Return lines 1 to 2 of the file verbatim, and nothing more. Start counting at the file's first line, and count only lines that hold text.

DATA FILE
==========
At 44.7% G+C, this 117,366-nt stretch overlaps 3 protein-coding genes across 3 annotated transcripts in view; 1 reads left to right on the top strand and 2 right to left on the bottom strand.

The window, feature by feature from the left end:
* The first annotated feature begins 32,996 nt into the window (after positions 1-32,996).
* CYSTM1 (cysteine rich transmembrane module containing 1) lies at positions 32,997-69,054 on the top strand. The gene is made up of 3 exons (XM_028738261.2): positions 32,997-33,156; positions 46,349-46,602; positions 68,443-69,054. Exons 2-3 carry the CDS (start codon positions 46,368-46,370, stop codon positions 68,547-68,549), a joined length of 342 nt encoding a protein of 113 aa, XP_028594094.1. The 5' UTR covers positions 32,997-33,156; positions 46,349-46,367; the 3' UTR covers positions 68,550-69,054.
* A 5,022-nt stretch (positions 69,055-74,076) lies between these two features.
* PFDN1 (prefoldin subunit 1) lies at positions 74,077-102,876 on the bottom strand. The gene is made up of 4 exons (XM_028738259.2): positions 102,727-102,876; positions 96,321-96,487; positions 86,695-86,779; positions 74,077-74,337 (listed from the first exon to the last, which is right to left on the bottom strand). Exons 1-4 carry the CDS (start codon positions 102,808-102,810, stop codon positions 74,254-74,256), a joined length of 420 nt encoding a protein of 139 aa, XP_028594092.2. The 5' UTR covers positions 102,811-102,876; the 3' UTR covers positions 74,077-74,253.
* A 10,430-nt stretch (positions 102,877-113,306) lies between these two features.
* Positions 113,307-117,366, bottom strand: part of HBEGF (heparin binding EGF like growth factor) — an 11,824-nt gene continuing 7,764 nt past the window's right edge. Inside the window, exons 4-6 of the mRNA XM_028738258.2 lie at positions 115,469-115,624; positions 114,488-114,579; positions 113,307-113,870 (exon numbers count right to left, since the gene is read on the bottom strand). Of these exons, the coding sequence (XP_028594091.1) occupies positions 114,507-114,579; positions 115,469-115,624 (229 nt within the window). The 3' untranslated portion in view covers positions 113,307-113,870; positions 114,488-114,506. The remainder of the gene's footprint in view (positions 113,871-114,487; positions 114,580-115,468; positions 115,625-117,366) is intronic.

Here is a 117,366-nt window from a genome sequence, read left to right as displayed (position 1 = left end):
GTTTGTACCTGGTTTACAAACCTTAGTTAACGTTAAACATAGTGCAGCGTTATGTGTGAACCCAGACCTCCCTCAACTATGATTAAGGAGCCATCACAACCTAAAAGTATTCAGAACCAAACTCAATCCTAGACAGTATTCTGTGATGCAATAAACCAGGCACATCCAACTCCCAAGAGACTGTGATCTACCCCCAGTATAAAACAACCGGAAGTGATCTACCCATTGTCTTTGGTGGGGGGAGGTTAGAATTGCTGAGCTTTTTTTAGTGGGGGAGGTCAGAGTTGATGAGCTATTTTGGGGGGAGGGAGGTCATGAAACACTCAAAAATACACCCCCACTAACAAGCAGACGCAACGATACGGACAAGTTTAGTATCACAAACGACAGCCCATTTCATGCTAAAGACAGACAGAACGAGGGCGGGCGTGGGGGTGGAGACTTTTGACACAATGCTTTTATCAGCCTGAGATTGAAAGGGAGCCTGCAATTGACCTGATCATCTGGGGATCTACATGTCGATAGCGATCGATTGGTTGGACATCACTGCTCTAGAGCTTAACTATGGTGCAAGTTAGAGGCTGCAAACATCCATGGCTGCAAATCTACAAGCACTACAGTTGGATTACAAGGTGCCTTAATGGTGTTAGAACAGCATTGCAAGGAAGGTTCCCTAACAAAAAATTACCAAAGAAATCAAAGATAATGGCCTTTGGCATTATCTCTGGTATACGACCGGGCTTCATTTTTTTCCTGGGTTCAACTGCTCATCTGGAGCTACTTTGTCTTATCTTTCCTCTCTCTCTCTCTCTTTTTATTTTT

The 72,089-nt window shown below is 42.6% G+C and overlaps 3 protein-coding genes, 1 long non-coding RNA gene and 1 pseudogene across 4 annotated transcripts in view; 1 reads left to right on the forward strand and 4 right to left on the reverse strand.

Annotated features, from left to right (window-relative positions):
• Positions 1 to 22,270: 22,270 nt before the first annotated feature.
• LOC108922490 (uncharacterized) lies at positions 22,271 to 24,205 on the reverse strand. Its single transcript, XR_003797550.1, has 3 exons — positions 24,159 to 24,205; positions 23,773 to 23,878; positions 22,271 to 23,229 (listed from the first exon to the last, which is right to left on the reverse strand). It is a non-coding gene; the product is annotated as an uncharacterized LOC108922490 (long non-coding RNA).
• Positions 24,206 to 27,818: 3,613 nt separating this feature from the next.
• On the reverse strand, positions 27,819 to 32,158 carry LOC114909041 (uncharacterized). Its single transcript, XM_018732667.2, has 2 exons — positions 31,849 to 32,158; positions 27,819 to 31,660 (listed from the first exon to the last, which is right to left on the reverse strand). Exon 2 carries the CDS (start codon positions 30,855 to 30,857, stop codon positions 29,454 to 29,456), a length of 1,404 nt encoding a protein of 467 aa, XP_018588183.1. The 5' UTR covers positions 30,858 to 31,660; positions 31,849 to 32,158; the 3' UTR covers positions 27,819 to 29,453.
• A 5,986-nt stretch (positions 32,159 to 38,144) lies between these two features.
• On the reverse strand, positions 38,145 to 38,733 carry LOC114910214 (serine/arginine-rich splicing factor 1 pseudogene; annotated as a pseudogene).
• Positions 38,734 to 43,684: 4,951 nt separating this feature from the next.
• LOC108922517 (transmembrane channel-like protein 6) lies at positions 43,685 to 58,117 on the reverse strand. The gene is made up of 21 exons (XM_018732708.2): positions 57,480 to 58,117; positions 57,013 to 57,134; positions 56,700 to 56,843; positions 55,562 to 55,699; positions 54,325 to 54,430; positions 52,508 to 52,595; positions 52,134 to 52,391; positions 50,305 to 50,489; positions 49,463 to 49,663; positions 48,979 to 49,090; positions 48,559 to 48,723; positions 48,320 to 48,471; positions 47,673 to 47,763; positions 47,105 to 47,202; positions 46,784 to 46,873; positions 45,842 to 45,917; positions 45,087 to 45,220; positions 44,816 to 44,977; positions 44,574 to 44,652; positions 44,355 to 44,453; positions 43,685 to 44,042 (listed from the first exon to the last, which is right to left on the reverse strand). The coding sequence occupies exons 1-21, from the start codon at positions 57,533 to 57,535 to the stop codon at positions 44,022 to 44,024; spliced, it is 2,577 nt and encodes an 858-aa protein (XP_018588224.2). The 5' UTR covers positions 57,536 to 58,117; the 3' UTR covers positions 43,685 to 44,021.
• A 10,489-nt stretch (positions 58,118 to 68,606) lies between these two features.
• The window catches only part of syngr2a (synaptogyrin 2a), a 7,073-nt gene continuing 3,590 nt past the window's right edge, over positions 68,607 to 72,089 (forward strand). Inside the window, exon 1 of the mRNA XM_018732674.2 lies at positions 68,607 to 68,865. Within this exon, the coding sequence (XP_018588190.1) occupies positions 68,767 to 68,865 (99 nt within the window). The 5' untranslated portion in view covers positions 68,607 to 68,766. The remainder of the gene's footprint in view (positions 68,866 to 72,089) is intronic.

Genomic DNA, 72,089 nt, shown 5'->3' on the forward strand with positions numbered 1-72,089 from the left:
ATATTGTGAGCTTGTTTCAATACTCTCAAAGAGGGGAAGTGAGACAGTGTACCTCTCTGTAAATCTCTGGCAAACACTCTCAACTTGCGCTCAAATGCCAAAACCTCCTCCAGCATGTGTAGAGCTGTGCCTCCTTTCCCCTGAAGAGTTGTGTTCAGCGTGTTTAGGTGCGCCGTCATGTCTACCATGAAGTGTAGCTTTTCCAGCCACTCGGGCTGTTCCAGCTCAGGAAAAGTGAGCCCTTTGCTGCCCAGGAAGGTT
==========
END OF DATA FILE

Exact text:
At 44.7% G+C, this 117,366-nt stretch overlaps 3 protein-coding genes across 3 annotated transcripts in view; 1 reads left to right on the top strand and 2 right to left on the bottom strand.

The window, feature by feature from the left end: